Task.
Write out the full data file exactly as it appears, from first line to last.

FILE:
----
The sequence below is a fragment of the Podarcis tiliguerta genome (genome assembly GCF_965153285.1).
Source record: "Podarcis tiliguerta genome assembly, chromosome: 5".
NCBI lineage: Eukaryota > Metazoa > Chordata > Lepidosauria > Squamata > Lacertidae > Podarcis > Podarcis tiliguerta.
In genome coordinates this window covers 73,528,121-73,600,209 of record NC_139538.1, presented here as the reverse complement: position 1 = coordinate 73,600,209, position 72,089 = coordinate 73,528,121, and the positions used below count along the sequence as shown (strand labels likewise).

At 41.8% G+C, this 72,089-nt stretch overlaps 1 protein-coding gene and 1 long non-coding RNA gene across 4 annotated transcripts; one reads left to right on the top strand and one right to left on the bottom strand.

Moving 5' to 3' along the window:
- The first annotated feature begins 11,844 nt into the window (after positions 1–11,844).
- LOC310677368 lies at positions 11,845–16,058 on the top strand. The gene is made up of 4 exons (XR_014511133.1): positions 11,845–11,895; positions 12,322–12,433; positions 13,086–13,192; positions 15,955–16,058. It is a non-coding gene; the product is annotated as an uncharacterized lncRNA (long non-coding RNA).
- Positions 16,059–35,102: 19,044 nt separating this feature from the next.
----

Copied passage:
The sequence below is a fragment of the Podarcis tiliguerta genome (genome assembly GCF_965153285.1).
Source record: "Podarcis tiliguerta genome assembly, chromosome: 5".
NCBI lineage: Eukaryota > Metazoa > Chordata > Lepidosauria > Squamata > Lacertidae > Podarcis > Podarcis tiliguerta.
In genome coordinates this window covers 73,528,121-73,600,209 of record NC_139538.1, presented here as the reverse complement: position 1 = coordinate 73,600,209, position 72,089 = coordinate 73,528,121, and the positions used below count along the sequence as shown (strand labels likewise).

At 41.8% G+C, this 72,089-nt stretch overlaps 1 protein-coding gene and 1 long non-coding RNA gene across 4 annotated transcripts; one reads left to right on the top strand and one right to left on the bottom strand.

Moving 5' to 3' along the window:
- The first annotated feature begins 11,844 nt into the window (after positions 1–11,844).
- LOC310677368 lies at positions 11,845–16,058 on the top strand. The gene is made up of 4 exons (XR_014511133.1): positions 11,845–11,895; positions 12,322–12,433; positions 13,086–13,192; positions 15,955–16,058. It is a non-coding gene; the product is annotated as an uncharacterized lncRNA (long non-coding RNA).
- Positions 16,059–35,102: 19,044 nt separating this feature from the next.